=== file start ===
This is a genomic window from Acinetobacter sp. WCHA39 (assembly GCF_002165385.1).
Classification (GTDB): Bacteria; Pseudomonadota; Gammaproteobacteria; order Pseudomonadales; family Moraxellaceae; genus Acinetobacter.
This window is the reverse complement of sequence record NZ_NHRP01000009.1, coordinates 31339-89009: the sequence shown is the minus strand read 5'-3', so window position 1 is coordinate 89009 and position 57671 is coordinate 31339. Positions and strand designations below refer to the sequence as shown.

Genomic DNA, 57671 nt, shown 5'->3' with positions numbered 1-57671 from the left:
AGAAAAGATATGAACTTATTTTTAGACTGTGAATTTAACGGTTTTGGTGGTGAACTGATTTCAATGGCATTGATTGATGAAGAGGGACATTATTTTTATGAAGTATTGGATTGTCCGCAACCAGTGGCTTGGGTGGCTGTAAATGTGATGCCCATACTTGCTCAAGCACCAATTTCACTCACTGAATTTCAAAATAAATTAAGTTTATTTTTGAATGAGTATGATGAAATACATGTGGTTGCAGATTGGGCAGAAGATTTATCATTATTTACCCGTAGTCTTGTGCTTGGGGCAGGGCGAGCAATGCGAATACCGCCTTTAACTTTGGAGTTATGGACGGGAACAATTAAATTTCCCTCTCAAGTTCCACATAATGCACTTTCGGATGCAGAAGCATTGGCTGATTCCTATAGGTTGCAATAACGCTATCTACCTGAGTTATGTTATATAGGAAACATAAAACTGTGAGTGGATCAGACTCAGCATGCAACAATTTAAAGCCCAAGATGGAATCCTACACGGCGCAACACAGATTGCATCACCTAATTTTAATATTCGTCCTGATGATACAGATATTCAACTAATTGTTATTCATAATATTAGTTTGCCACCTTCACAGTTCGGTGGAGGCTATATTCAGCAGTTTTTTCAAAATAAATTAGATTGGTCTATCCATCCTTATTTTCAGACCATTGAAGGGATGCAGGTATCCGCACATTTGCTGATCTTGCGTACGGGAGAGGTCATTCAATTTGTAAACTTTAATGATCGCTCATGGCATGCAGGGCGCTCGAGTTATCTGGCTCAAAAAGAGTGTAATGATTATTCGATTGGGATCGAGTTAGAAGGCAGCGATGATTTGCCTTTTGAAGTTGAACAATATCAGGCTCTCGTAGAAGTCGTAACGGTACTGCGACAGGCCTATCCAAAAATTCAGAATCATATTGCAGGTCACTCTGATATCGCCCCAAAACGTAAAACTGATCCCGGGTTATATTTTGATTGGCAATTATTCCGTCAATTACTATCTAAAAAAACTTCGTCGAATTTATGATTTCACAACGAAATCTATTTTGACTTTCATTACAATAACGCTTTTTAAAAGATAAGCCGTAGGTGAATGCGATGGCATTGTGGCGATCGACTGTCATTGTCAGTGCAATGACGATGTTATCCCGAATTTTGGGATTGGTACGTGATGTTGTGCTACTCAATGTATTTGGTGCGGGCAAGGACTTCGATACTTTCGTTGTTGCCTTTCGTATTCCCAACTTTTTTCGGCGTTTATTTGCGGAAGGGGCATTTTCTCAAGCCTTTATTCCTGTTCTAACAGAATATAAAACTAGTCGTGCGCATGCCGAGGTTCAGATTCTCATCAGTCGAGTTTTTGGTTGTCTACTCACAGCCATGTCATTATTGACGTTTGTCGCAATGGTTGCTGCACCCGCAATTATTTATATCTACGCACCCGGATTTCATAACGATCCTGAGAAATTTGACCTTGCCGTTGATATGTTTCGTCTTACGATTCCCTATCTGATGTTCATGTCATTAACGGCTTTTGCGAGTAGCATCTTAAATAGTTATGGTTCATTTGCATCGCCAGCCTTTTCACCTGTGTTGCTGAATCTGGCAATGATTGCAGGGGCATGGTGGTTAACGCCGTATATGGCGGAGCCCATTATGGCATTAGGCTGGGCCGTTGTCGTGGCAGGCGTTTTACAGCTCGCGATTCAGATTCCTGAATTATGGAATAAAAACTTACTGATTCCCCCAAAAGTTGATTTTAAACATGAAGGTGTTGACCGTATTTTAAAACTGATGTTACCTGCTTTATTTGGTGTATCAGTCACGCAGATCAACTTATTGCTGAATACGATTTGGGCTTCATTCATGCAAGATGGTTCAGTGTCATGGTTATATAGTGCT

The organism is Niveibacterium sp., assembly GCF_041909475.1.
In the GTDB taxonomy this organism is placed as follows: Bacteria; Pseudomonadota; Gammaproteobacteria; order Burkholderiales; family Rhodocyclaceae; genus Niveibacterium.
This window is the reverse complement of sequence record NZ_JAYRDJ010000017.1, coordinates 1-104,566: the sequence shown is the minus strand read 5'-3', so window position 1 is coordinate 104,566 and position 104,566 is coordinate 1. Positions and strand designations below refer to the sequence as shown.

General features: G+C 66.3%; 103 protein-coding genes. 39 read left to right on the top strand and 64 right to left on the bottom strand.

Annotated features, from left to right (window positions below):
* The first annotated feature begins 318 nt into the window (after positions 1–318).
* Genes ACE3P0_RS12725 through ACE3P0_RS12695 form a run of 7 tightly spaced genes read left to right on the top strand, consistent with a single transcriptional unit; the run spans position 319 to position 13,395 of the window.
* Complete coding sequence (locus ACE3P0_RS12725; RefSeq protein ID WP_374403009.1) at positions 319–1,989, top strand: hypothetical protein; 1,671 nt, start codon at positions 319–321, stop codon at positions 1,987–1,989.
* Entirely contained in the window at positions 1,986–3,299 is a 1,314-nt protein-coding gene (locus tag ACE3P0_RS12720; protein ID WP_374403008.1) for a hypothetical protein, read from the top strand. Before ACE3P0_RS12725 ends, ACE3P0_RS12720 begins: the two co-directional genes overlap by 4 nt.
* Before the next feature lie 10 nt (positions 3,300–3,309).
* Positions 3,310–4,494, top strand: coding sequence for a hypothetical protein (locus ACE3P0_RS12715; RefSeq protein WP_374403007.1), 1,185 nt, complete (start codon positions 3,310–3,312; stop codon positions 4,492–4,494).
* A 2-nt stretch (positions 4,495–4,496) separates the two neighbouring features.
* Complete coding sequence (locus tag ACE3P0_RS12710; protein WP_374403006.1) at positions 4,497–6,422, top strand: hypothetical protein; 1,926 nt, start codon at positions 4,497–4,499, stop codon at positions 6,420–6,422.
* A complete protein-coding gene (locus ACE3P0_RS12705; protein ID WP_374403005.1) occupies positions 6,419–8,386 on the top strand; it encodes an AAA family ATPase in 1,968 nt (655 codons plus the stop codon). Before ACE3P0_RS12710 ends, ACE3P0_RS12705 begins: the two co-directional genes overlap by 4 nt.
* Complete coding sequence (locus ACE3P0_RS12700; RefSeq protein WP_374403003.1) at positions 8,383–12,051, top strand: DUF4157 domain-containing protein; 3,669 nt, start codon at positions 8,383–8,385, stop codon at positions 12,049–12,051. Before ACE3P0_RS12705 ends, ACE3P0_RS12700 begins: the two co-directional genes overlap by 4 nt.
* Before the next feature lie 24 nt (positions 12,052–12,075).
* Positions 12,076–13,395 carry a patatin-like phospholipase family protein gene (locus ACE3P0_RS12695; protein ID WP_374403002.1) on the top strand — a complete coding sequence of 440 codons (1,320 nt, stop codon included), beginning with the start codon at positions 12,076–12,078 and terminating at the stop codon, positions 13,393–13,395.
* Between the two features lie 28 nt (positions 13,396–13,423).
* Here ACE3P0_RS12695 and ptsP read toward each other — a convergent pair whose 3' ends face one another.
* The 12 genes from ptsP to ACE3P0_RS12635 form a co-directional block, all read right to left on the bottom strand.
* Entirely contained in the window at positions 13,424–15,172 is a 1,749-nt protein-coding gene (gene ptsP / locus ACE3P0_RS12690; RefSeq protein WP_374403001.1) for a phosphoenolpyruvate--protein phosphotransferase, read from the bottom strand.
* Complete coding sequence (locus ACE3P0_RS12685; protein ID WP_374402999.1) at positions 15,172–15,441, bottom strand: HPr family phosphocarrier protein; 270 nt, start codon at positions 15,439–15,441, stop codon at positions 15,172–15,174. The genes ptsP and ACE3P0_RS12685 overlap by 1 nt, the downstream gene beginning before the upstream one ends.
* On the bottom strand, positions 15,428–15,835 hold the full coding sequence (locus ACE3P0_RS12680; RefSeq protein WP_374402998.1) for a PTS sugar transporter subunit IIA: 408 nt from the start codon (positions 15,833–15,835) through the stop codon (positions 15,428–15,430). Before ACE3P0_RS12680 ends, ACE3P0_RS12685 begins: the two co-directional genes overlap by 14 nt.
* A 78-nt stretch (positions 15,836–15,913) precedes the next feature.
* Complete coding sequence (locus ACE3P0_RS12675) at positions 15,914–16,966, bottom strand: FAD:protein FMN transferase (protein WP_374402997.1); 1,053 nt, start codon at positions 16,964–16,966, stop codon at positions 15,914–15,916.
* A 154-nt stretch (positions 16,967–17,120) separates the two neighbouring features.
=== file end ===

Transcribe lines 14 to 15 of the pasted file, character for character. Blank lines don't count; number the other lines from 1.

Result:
* Entirely contained in the window at positions 1,986–3,299 is a 1,314-nt protein-coding gene (locus tag ACE3P0_RS12720; protein ID WP_374403008.1) for a hypothetical protein, read from the top strand. Before ACE3P0_RS12725 ends, ACE3P0_RS12720 begins: the two co-directional genes overlap by 4 nt.
* Before the next feature lie 10 nt (positions 3,300–3,309).